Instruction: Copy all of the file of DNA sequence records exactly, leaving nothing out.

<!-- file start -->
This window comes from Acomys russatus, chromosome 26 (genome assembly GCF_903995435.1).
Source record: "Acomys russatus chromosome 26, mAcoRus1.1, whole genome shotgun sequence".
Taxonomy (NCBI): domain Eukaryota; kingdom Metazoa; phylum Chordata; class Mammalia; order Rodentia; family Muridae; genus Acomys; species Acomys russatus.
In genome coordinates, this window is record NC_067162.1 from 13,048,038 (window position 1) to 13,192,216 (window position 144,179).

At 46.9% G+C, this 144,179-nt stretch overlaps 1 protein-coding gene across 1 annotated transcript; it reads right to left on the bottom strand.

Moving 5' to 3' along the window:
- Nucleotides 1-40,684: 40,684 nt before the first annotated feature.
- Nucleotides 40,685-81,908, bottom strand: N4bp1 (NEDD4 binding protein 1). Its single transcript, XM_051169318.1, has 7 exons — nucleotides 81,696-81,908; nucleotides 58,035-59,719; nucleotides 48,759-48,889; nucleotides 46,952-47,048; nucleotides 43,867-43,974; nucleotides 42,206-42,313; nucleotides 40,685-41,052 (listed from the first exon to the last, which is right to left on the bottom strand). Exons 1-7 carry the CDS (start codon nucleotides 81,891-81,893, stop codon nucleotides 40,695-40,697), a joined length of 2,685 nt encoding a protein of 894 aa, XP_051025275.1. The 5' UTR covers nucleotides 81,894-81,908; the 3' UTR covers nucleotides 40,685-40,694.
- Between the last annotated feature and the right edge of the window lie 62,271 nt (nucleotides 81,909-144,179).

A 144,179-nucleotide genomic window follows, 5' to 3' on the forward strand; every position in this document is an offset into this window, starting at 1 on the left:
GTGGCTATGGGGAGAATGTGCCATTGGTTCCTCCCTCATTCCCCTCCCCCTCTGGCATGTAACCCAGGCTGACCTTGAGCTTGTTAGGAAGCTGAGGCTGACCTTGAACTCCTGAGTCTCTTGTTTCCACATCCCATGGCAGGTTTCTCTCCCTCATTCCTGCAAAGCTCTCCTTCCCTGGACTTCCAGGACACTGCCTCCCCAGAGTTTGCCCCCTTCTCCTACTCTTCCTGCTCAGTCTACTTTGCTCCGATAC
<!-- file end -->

This window comes from Acomys russatus, chromosome 26 (genome assembly GCF_903995435.1).
Source record: "Acomys russatus chromosome 26, mAcoRus1.1, whole genome shotgun sequence".
Taxonomy (NCBI): domain Eukaryota; kingdom Metazoa; phylum Chordata; class Mammalia; order Rodentia; family Muridae; genus Acomys; species Acomys russatus.
In genome coordinates, this window is record NC_067162.1 from 13,048,038 (window position 1) to 13,192,216 (window position 144,179).

At 46.9% G+C, this 144,179-nt stretch overlaps 1 protein-coding gene across 1 annotated transcript; it reads right to left on the bottom strand.

Moving 5' to 3' along the window:
- Nucleotides 1-40,684: 40,684 nt before the first annotated feature.
- Nucleotides 40,685-81,908, bottom strand: N4bp1 (NEDD4 binding protein 1). Its single transcript, XM_051169318.1, has 7 exons — nucleotides 81,696-81,908; nucleotides 58,035-59,719; nucleotides 48,759-48,889; nucleotides 46,952-47,048; nucleotides 43,867-43,974; nucleotides 42,206-42,313; nucleotides 40,685-41,052 (listed from the first exon to the last, which is right to left on the bottom strand). Exons 1-7 carry the CDS (start codon nucleotides 81,891-81,893, stop codon nucleotides 40,695-40,697), a joined length of 2,685 nt encoding a protein of 894 aa, XP_051025275.1. The 5' UTR covers nucleotides 81,894-81,908; the 3' UTR covers nucleotides 40,685-40,694.
- Between the last annotated feature and the right edge of the window lie 62,271 nt (nucleotides 81,909-144,179).

A 144,179-nucleotide genomic window follows, 5' to 3' on the forward strand; every position in this document is an offset into this window, starting at 1 on the left:
GTGGCTATGGGGAGAATGTGCCATTGGTTCCTCCCTCATTCCCCTCCCCCTCTGGCATGTAACCCAGGCTGACCTTGAGCTTGTTAGGAAGCTGAGGCTGACCTTGAACTCCTGAGTCTCTTGTTTCCACATCCCATGGCAGGTTTCTCTCCCTCATTCCTGCAAAGCTCTCCTTCCCTGGACTTCCAGGACACTGCCTCCCCAGAGTTTGCCCCCTTCTCCTACTCTTCCTGCTCAGTCTACTTTGCTCCGATAC